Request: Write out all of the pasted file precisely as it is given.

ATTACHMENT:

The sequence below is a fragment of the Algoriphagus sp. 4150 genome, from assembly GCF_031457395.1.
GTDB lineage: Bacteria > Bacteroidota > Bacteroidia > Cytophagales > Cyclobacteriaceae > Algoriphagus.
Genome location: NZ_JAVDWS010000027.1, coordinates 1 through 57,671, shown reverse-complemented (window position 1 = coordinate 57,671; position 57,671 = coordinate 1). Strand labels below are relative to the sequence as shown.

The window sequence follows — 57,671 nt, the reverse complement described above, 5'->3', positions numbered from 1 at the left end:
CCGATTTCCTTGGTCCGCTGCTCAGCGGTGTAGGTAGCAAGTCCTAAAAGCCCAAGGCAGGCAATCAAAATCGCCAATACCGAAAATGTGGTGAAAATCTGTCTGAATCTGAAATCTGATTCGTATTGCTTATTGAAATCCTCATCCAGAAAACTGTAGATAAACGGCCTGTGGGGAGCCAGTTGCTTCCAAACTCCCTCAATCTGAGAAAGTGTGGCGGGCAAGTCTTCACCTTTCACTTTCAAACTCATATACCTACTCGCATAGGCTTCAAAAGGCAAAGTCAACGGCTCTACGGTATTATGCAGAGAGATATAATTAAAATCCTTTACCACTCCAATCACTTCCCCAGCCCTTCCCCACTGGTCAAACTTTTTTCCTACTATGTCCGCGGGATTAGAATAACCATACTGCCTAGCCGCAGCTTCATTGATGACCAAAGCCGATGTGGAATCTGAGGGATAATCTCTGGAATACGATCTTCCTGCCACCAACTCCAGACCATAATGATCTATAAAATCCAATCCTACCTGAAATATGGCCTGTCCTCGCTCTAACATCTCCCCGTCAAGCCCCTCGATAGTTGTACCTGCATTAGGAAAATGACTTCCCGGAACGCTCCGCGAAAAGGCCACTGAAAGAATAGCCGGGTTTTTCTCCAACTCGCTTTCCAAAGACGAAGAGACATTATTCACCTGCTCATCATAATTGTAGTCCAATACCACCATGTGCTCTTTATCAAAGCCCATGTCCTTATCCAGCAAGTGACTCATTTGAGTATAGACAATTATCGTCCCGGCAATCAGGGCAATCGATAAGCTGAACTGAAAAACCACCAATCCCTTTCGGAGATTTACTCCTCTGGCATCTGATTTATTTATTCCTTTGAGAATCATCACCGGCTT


The sequence below is a fragment of the Algoriphagus sp. 4150 genome, from assembly GCF_031457395.1.
GTDB lineage: Bacteria > Bacteroidota > Bacteroidia > Cytophagales > Cyclobacteriaceae > Algoriphagus.
Genome location: NZ_JAVDWS010000027.1, coordinates 1 through 57,671, shown reverse-complemented (window position 1 = coordinate 57,671; position 57,671 = coordinate 1). Strand labels below are relative to the sequence as shown.

The window sequence follows — 57,671 nt, the reverse complement described above, 5'->3', positions numbered from 1 at the left end:
CCGATTTCCTTGGTCCGCTGCTCAGCGGTGTAGGTAGCAAGTCCTAAAAGCCCAAGGCAGGCAATCAAAATCGCCAATACCGAAAATGTGGTGAAAATCTGTCTGAATCTGAAATCTGATTCGTATTGCTTATTGAAATCCTCATCCAGAAAACTGTAGATAAACGGCCTGTGGGGAGCCAGTTGCTTCCAAACTCCCTCAATCTGAGAAAGTGTGGCGGGCAAGTCTTCACCTTTCACTTTCAAACTCATATACCTACTCGCATAGGCTTCAAAAGGCAAAGTCAACGGCTCTACGGTATTATGCAGAGAGATATAATTAAAATCCTTTACCACTCCAATCACTTCCCCAGCCCTTCCCCACTGGTCAAACTTTTTTCCTACTATGTCCGCGGGATTAGAATAACCATACTGCCTAGCCGCAGCTTCATTGATGACCAAAGCCGATGTGGAATCTGAGGGATAATCTCTGGAATACGATCTTCCTGCCACCAACTCCAGACCATAATGATCTATAAAATCCAATCCTACCTGAAATATGGCCTGTCCTCGCTCTAACATCTCCCCGTCAAGCCCCTCGATAGTTGTACCTGCATTAGGAAAATGACTTCCCGGAACGCTCCGCGAAAAGGCCACTGAAAGAATAGCCGGGTTTTTCTCCAACTCGCTTTCCAAAGACGAAGAGACATTATTCACCTGCTCATCATAATTGTAGTCCAATACCACCATGTGCTCTTTATCAAAGCCCATGTCCTTATCCAGCAAGTGACTCATTTGAGTATAGACAATTATCGTCCCGGCAATCAGGGCAATCGATAAGCTGAACTGAAAAACCACCAATCCCTTTCGGAGATTTACTCCTCTGGCATCTGATTTATTTATTCCTTTGAGAATCATCACCGGCTT